Engineering Tech

3D printing – the future of food?

3D Printing, or additive manufacturing, has transformed a broad spectrum of industries since its inception in the 1980s. Healthcare, automotive, aerospace, carpentry, energy, fashion, and assembly line manufacturing have all been massively affected by this technology due to its ability to produce high-quality prototypes and materials cost-effectively. There’s another industry this marvel in engineering is revolutionizing, and it surprisingly doesn’t generate nearly as much buzz as it should. Welcome to the future of 3D printed food.

There are three main 3D printing methods used for food creation. Extrusion based printing consists of ingredients transformed into pastes, placed into reusable, syringe-like cartridges, and printed on a 3-axis stage. Selective laser sintering is when powdered ingredients are heated by a laser and bonded together by layer to create a solid structure. Inkjet printing provides surface filling or decoration with liquid ingredients like sauces, condiments, and food dyes.

Thus far, the 3D printing of foodstuffs has mainly been used for confections due to its ability to create unique and intricate shapes that would be very tedious and time-consuming to create by hand. However, this process can also make human food healthier and innovate the industry to be more efficient and sustainable while combating the world’s most serious issues: climate change, obesity, and malnutrition. The only way to understand the positive effects this technology can have on the global food industry is to understand everything that happens before you sit down for dinner.

Food is cultivated on a farm and sent to a plant for two kinds of processing (manufacturing & packaging.) It then moves on to mass distribution and transportation to the retail market, where it’s purchased and takes its final trip to your home. This entire process is responsible for 26% of global greenhouse gas emissions. Let’s break this down:

-Land use attributes to 24%, leading to deforestation, grassland burning, and cultivation of land for crop production

-27% is a result of crop production for human consumption and animal feed

-31% belongs to livestock and fisheries including manure management, pasture management, and fuel consumption. 

-Supply Chain accounts for the final 18% and includes emissions of food processing, packaging, distribution, transportation, and food waste.

So how can 3D printing innovate the food industry? The Canadian start-up, Genecis, transforms food waste into printed eco-friendly PHA plastics, which biodegrade in a year. In the “Edible Growth” project, Dutch food designer Chloé Rutzerveld published an edible greenhouse structure containing a breeding ground that grows vegetables from seeds and spores within 3-5 days. An Israeli company, Redefine Meat, recently launched Alt-Steak™, their 3D-printed plant-based meat alternative, which resembles beef in look, texture, and flavor. This food product could significantly reduce GHG emissions from raising cattle for human consumption.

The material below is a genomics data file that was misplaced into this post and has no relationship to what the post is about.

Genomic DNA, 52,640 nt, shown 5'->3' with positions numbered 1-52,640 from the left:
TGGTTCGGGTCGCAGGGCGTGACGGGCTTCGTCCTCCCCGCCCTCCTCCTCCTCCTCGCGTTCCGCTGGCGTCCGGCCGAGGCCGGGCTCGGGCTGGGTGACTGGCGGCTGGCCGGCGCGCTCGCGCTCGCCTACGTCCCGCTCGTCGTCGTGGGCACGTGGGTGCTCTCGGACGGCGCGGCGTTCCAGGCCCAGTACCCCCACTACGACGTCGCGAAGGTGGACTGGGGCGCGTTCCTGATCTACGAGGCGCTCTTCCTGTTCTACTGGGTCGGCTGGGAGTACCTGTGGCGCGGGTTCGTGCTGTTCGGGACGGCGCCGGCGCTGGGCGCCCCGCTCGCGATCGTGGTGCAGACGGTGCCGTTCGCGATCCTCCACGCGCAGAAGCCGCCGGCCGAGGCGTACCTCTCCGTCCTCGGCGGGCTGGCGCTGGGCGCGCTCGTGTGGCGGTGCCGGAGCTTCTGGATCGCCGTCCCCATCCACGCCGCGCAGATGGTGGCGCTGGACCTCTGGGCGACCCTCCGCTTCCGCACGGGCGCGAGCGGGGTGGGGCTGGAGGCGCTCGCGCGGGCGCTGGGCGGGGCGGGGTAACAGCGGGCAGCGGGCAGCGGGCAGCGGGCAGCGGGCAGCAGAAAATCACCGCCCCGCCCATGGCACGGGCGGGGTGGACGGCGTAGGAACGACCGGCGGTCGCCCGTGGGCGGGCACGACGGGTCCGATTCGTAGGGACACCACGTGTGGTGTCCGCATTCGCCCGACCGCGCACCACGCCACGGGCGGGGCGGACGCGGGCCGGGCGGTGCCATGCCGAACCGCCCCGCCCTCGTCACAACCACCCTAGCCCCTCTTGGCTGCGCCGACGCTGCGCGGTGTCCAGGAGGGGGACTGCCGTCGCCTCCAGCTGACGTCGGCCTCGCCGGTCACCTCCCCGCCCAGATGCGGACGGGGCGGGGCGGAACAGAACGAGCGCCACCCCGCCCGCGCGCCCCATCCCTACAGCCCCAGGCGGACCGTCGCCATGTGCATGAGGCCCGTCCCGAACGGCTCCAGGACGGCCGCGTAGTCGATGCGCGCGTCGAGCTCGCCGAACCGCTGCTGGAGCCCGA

With all emerging technology, there are obstacles to overcome to become mainstream. The process has time constraints, as designs are printed layer by layer. Plus, the printed materials may require final preparation steps, such as baking or frying, before you’re able to enjoy the finished product. There are also sanitary concerns; the improper cleaning of cartridges and nozzle heads can result in a high possibility of residual food developing bacteria, causing contamination during the machine’s reuse. To add a more human downside, people are reluctant to change, particularly regarding their food eating habits. There’s a personal element to making a meal for your family and friends that might be lost if the “labor of love” component is taken out of the equation.

What could the 3D printing of food have in store for our future? There’s potential to download coded recipes based on daily nutritional recommendations, dietary restrictions, specific calorie counts, etc., and print them in your kitchen. That may be a bit of aways, but it’s not as far off as you think. There are currently various 3D food printers available in retail and commercial markets with price tags ranging from $1,299-$6.000+.

Hot for more?

WATCH: 3D Printed Food: The Future of Healthy Eating

LISTEN: The Podcast: Columbia University 3D printed food

READ: Future Food: How Cutting Edge Technology & 3D Printing Will Change the Way You Eat 

Featured Photo: Edible Growth 2014 by food futurist Chloé Rutzerveld 

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